I'm intrigued by talk of taking a hacksaw to a lens to convert it. No way am I ready for that sort of thing. Down the line, maybe.
  23. That makes sense, Rex. Technically "contemporary" with the F6 in the sense of "available at launch" would be the AF-D lenses (though since the F6 is still allegedly "current" you're authentic with the AF-S).

    I'm confused about the 24-70, though. Is there a non-G (non-f/2.8?) version I'm failing to think of? The 28-70 f/3.5-4.5 AF-D would have crossed over with the F4. (Not picking on you, just trying to work out my confusion!)

    For the 'cron I was actually thinking of taking the hacksaw to the camera (which would be cheaper). But please don't do that to your F6! I agree with Dieter about bright red lenses, though - the only use I can think of is trying to match reflections if you're standing in the middle of a flower bed. Of course, this is Leica we're talking about - some people use them, for the rest it just has to look nice on a shelf.
  24. Yes, the one I've got is an f3.5-4.5. I believe that it was released in 1991. Definitely no hacksawing the F6.
  25. Ah, phew. My faith in my sanity is restored to its normal
    low levels!
  26. Richard: Weird. The Leica R mount (unlike the M) is about half a mm deeper than the F mount, so I guess it's a simple matter of removing the sticky-outy bits - at least nothing should whack the mirror. Life is easier in mirrorless...​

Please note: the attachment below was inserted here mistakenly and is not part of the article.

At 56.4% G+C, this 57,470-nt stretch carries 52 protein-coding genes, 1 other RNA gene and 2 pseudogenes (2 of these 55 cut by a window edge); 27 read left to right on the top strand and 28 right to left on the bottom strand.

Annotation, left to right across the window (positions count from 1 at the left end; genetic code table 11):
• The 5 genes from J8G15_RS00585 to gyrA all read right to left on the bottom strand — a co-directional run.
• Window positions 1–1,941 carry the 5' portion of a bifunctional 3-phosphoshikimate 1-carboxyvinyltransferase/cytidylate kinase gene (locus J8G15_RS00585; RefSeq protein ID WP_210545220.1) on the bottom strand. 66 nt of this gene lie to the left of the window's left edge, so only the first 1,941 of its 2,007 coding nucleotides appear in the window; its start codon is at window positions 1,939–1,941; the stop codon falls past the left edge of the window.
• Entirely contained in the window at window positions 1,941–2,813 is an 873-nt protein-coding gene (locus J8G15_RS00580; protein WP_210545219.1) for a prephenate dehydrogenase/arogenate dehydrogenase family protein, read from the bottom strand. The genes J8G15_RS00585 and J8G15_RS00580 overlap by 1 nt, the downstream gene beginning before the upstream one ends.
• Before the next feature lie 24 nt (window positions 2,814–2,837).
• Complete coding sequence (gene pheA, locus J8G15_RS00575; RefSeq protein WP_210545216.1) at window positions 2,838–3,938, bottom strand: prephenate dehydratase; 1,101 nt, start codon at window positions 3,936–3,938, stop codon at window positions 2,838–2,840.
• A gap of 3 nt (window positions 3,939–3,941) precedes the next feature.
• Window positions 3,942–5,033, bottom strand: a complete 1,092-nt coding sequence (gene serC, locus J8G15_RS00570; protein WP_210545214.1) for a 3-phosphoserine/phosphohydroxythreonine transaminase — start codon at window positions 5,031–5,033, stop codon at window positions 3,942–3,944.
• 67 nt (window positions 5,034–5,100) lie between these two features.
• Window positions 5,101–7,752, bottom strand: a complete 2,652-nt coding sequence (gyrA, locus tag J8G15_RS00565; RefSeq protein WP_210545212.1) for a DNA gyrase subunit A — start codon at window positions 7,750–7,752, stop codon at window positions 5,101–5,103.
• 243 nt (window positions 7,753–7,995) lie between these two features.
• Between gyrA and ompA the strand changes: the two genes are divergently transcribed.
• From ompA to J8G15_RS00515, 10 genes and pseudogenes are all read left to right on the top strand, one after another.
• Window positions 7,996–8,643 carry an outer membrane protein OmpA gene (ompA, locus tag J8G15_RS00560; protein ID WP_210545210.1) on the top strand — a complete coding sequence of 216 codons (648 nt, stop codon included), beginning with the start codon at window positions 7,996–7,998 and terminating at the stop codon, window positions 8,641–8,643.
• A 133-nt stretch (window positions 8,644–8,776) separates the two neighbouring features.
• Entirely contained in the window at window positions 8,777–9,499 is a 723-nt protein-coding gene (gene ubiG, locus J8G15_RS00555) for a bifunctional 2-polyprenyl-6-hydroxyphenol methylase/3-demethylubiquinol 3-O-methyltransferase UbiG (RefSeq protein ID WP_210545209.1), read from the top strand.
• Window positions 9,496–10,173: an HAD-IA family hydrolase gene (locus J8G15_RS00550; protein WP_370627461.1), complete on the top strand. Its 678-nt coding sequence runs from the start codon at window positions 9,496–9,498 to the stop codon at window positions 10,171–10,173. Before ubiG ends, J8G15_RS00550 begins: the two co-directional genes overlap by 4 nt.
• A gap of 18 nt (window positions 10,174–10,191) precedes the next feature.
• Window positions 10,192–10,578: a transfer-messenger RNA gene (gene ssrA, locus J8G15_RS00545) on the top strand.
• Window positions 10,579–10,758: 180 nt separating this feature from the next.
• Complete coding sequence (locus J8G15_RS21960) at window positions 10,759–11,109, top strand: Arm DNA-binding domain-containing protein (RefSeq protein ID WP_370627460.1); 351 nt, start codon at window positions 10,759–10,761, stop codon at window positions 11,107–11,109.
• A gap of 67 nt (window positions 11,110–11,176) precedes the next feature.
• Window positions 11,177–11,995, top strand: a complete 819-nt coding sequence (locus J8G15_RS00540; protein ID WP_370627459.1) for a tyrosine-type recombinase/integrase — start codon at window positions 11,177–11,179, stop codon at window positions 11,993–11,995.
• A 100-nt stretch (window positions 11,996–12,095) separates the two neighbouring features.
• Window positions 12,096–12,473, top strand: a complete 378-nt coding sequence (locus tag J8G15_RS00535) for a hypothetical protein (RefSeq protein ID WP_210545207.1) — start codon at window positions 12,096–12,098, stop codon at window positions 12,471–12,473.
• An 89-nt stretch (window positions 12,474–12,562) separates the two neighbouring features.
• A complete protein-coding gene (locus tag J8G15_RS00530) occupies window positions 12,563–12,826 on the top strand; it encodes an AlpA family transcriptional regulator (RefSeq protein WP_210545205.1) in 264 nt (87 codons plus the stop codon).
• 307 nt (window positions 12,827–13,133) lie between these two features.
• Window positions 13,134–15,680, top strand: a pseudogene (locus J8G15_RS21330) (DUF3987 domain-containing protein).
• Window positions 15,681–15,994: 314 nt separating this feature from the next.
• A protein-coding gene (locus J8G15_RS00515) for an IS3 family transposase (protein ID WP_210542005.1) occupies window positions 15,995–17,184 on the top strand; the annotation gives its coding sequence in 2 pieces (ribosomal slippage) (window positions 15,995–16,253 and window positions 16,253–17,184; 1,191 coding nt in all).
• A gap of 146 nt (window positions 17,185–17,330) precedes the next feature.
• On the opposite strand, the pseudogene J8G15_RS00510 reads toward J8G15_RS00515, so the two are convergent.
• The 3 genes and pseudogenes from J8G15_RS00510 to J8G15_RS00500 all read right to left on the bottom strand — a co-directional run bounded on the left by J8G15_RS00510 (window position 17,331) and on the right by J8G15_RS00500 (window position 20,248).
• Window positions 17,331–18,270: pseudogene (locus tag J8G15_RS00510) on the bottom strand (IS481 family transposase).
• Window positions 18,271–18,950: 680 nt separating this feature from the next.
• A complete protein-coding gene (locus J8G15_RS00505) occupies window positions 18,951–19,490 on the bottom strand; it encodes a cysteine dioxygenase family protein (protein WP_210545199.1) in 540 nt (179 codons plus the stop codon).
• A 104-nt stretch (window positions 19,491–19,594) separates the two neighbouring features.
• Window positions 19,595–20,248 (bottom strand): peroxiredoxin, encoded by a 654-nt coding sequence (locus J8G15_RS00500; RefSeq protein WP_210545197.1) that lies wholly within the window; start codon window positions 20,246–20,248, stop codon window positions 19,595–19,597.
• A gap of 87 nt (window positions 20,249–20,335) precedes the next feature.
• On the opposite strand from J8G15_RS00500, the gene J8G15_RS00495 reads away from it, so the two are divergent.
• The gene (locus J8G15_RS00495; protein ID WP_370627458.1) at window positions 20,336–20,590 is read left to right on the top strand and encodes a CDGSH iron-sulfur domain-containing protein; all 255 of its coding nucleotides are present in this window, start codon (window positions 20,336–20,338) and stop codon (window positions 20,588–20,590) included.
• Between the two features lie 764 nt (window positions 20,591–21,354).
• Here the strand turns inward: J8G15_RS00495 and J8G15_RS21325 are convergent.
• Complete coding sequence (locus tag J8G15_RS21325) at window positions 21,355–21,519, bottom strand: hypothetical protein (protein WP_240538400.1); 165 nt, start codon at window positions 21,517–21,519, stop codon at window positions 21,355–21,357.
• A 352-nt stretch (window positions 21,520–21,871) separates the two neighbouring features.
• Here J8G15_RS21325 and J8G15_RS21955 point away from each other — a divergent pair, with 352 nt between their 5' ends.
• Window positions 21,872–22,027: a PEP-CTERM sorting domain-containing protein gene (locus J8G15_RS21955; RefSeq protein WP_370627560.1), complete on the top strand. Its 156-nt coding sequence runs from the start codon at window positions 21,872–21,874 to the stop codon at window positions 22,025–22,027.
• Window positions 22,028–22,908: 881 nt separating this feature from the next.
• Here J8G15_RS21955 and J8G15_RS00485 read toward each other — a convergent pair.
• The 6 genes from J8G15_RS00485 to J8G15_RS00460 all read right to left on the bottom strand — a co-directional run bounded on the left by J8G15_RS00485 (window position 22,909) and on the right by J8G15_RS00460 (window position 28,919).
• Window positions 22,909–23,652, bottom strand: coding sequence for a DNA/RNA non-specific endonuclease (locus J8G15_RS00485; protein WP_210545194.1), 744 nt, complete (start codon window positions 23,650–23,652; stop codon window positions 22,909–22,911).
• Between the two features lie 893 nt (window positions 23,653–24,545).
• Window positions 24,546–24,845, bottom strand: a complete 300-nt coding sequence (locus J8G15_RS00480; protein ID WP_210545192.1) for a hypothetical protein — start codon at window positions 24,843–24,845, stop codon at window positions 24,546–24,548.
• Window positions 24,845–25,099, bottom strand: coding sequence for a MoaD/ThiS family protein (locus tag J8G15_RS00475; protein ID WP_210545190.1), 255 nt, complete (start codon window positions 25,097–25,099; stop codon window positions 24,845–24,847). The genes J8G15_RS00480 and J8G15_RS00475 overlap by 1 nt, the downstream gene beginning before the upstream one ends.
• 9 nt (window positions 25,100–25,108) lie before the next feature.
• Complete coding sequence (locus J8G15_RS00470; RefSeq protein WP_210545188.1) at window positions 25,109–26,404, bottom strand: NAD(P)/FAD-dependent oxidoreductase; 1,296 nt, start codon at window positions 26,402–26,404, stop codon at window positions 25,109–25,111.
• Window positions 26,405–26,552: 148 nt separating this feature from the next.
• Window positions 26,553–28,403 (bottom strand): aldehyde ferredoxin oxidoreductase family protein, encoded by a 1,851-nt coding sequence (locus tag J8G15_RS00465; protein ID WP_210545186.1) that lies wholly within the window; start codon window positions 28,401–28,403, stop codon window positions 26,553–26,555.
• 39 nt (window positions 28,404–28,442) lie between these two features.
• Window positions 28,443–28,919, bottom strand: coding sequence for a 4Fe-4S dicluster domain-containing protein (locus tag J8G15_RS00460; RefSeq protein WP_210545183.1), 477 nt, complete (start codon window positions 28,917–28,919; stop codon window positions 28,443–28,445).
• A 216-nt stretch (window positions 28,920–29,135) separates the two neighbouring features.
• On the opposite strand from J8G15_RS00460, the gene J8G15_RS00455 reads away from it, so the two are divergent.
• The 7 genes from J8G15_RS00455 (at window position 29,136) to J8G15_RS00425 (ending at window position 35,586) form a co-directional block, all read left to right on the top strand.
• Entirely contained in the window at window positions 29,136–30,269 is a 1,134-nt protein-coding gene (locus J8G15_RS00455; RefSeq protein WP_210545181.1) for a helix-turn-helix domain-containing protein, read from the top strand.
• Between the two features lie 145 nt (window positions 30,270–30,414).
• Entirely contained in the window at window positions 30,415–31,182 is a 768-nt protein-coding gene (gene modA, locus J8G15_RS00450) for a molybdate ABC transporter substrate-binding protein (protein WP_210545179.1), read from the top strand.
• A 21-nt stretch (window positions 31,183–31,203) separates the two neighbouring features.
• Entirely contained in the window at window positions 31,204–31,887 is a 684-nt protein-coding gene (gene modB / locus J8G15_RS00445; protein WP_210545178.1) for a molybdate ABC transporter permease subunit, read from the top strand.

Yes, this guy has gone to quite heroic lengths to figure out a relatively straightforward way of entirely replacing the Leica R (or Contax/Yashica, or OM) bayonet with a Nikon (or Pentax, etc.) bayonet to get infinity focus. Many lenses can be made to fit, though a few extend too far back to clear the mirror. Seems a reasonable solution for lenses that have been orphaned by their manufacturers, though as you say mirrorless (or EOS) users have it much easier with simple adapters. It's reversible, too, if you keep the original bits, and you can even fit a 'Dandelion' chip.
  27. The real reason I have lots of f/1.8 50mm lenses is that they're so cheap there was no point in selling them​
    Or buying them in the first place. I shunned 50mm from the very beginning. Got one eventually (50/1.4 AiS) for use on an F4 for low-light photography. Horrible wide open. Replaced with the 50/1.8 AF-D - never used much. Traded for the 50/1.8G AF-S that was eventually sold too as it was just sitting unused.
    Leitax is the way to go to convert a Leica R-lens to Nikon F-mount. Have done the conversion for the Leica Apo-Telyt 180/3.4. Easy as pie. Unfortunately, at the time, I didn't know about it and sold my Leica-R Macro-Elmarit 100/2.8. When I did the conversion of the 180, a dandelion chip wasn't offered. otherwise I would have gone that route too.